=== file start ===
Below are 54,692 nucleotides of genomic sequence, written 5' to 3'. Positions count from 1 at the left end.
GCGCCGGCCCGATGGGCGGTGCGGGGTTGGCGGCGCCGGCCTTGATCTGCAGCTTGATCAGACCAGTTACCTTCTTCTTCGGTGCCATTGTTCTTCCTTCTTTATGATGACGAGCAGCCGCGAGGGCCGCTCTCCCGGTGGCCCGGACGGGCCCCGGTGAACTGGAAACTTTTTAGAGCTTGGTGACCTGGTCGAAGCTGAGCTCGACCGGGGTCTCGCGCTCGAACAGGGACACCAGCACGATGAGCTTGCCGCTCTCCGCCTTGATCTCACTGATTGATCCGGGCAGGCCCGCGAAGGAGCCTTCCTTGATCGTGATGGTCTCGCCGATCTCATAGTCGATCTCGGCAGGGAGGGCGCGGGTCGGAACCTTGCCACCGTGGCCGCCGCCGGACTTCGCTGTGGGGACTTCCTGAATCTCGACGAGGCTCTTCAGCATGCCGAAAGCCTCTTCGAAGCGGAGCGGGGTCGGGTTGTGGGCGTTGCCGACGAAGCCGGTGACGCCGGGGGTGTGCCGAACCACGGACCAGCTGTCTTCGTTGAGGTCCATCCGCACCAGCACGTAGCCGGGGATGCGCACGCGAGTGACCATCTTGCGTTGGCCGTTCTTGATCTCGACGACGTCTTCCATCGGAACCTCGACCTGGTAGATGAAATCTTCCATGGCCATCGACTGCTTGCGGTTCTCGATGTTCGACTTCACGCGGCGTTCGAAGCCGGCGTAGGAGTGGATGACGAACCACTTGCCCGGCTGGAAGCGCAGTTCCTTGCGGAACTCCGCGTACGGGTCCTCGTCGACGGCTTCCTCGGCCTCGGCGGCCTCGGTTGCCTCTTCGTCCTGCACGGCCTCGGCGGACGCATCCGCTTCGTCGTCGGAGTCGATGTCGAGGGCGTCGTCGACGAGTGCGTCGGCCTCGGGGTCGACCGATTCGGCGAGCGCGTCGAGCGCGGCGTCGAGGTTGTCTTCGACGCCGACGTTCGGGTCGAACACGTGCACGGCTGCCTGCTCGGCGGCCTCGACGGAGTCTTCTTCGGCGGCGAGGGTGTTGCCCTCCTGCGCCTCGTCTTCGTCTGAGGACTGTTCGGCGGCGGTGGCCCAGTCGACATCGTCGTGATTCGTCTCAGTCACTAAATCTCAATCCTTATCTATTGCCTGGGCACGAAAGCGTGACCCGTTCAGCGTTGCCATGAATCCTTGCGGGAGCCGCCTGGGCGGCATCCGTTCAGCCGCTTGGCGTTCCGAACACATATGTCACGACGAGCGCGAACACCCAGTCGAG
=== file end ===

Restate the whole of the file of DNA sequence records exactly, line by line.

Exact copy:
Below are 54,692 nucleotides of genomic sequence, written 5' to 3'. Positions count from 1 at the left end.
GCGCCGGCCCGATGGGCGGTGCGGGGTTGGCGGCGCCGGCCTTGATCTGCAGCTTGATCAGACCAGTTACCTTCTTCTTCGGTGCCATTGTTCTTCCTTCTTTATGATGACGAGCAGCCGCGAGGGCCGCTCTCCCGGTGGCCCGGACGGGCCCCGGTGAACTGGAAACTTTTTAGAGCTTGGTGACCTGGTCGAAGCTGAGCTCGACCGGGGTCTCGCGCTCGAACAGGGACACCAGCACGATGAGCTTGCCGCTCTCCGCCTTGATCTCACTGATTGATCCGGGCAGGCCCGCGAAGGAGCCTTCCTTGATCGTGATGGTCTCGCCGATCTCATAGTCGATCTCGGCAGGGAGGGCGCGGGTCGGAACCTTGCCACCGTGGCCGCCGCCGGACTTCGCTGTGGGGACTTCCTGAATCTCGACGAGGCTCTTCAGCATGCCGAAAGCCTCTTCGAAGCGGAGCGGGGTCGGGTTGTGGGCGTTGCCGACGAAGCCGGTGACGCCGGGGGTGTGCCGAACCACGGACCAGCTGTCTTCGTTGAGGTCCATCCGCACCAGCACGTAGCCGGGGATGCGCACGCGAGTGACCATCTTGCGTTGGCCGTTCTTGATCTCGACGACGTCTTCCATCGGAACCTCGACCTGGTAGATGAAATCTTCCATGGCCATCGACTGCTTGCGGTTCTCGATGTTCGACTTCACGCGGCGTTCGAAGCCGGCGTAGGAGTGGATGACGAACCACTTGCCCGGCTGGAAGCGCAGTTCCTTGCGGAACTCCGCGTACGGGTCCTCGTCGACGGCTTCCTCGGCCTCGGCGGCCTCGGTTGCCTCTTCGTCCTGCACGGCCTCGGCGGACGCATCCGCTTCGTCGTCGGAGTCGATGTCGAGGGCGTCGTCGACGAGTGCGTCGGCCTCGGGGTCGACCGATTCGGCGAGCGCGTCGAGCGCGGCGTCGAGGTTGTCTTCGACGCCGACGTTCGGGTCGAACACGTGCACGGCTGCCTGCTCGGCGGCCTCGACGGAGTCTTCTTCGGCGGCGAGGGTGTTGCCCTCCTGCGCCTCGTCTTCGTCTGAGGACTGTTCGGCGGCGGTGGCCCAGTCGACATCGTCGTGATTCGTCTCAGTCACTAAATCTCAATCCTTATCTATTGCCTGGGCACGAAAGCGTGACCCGTTCAGCGTTGCCATGAATCCTTGCGGGAGCCGCCTGGGCGGCATCCGTTCAGCCGCTTGGCGTTCCGAACACATATGTCACGACGAGCGCGAACACCCAGTCGAG